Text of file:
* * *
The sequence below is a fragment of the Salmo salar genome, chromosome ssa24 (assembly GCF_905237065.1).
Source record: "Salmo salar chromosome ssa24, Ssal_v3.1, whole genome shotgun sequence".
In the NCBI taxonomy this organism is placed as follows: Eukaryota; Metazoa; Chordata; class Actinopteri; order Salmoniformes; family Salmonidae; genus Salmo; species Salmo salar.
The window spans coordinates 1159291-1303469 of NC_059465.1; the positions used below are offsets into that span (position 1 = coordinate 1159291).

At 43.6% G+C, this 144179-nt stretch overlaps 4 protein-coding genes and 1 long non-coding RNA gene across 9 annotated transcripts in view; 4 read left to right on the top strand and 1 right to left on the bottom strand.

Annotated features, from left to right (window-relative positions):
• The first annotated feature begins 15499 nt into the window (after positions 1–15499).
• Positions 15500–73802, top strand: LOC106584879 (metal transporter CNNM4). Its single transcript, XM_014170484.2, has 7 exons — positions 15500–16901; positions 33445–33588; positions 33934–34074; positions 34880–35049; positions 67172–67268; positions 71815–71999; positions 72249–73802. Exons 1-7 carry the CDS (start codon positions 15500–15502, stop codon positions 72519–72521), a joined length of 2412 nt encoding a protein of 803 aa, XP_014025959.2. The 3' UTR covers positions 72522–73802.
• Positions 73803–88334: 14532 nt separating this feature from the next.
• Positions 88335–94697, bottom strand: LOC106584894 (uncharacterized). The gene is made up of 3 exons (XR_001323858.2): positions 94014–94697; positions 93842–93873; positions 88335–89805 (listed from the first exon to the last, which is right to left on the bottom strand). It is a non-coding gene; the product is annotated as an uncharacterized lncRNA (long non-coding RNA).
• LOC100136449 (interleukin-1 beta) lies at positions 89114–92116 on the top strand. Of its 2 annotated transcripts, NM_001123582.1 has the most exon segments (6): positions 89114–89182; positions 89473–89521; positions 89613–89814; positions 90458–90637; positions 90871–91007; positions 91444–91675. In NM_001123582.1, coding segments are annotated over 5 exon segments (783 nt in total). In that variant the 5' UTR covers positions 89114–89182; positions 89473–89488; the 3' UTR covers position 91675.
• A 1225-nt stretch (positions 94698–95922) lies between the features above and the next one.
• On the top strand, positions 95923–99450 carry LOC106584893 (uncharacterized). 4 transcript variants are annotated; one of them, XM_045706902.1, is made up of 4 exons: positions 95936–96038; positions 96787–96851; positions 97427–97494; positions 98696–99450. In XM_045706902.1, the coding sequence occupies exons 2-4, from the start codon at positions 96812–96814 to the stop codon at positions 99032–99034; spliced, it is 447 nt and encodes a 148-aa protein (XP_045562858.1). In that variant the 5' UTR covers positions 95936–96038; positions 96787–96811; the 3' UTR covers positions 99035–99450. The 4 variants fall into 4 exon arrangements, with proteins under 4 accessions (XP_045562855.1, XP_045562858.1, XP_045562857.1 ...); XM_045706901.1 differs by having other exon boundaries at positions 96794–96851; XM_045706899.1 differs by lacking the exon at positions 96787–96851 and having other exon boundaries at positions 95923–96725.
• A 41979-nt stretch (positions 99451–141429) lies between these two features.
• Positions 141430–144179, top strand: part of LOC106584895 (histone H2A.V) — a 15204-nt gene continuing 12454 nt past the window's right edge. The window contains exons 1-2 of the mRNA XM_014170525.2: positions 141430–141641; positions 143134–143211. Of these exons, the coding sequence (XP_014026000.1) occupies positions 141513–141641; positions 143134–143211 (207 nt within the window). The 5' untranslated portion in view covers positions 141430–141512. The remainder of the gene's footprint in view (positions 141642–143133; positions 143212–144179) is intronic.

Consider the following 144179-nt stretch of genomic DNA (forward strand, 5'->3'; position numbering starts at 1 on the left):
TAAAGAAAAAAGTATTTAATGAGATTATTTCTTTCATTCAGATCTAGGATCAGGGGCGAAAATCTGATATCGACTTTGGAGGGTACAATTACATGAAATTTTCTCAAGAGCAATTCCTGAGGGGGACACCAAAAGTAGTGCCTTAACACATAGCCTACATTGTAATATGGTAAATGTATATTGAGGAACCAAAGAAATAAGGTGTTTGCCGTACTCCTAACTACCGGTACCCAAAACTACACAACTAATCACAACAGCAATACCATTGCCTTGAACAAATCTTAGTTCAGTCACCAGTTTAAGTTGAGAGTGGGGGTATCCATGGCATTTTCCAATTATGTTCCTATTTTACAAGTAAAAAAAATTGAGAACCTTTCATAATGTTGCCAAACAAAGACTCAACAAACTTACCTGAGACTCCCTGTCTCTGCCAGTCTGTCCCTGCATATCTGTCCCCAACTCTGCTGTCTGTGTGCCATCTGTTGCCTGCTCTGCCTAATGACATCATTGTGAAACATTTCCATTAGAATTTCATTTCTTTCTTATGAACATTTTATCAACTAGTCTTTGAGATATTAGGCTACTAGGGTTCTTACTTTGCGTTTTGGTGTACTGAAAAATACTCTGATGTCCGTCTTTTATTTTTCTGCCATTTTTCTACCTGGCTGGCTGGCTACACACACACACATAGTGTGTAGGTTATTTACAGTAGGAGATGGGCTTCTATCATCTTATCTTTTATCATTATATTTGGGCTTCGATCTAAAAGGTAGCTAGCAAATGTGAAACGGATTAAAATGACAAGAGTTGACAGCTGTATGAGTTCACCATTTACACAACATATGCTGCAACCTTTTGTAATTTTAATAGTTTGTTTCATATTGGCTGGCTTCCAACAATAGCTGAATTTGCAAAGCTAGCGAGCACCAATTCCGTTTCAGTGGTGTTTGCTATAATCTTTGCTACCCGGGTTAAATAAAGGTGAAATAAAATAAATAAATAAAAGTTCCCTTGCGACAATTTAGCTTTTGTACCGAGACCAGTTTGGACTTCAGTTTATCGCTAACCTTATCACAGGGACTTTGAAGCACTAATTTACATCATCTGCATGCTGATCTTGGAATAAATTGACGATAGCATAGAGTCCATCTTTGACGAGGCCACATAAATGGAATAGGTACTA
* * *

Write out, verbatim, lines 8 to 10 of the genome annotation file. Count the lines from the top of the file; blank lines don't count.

• Positions 15500–73802, top strand: LOC106584879 (metal transporter CNNM4). Its single transcript, XM_014170484.2, has 7 exons — positions 15500–16901; positions 33445–33588; positions 33934–34074; positions 34880–35049; positions 67172–67268; positions 71815–71999; positions 72249–73802. Exons 1-7 carry the CDS (start codon positions 15500–15502, stop codon positions 72519–72521), a joined length of 2412 nt encoding a protein of 803 aa, XP_014025959.2. The 3' UTR covers positions 72522–73802.
• Positions 73803–88334: 14532 nt separating this feature from the next.
• Positions 88335–94697, bottom strand: LOC106584894 (uncharacterized). The gene is made up of 3 exons (XR_001323858.2): positions 94014–94697; positions 93842–93873; positions 88335–89805 (listed from the first exon to the last, which is right to left on the bottom strand). It is a non-coding gene; the product is annotated as an uncharacterized lncRNA (long non-coding RNA).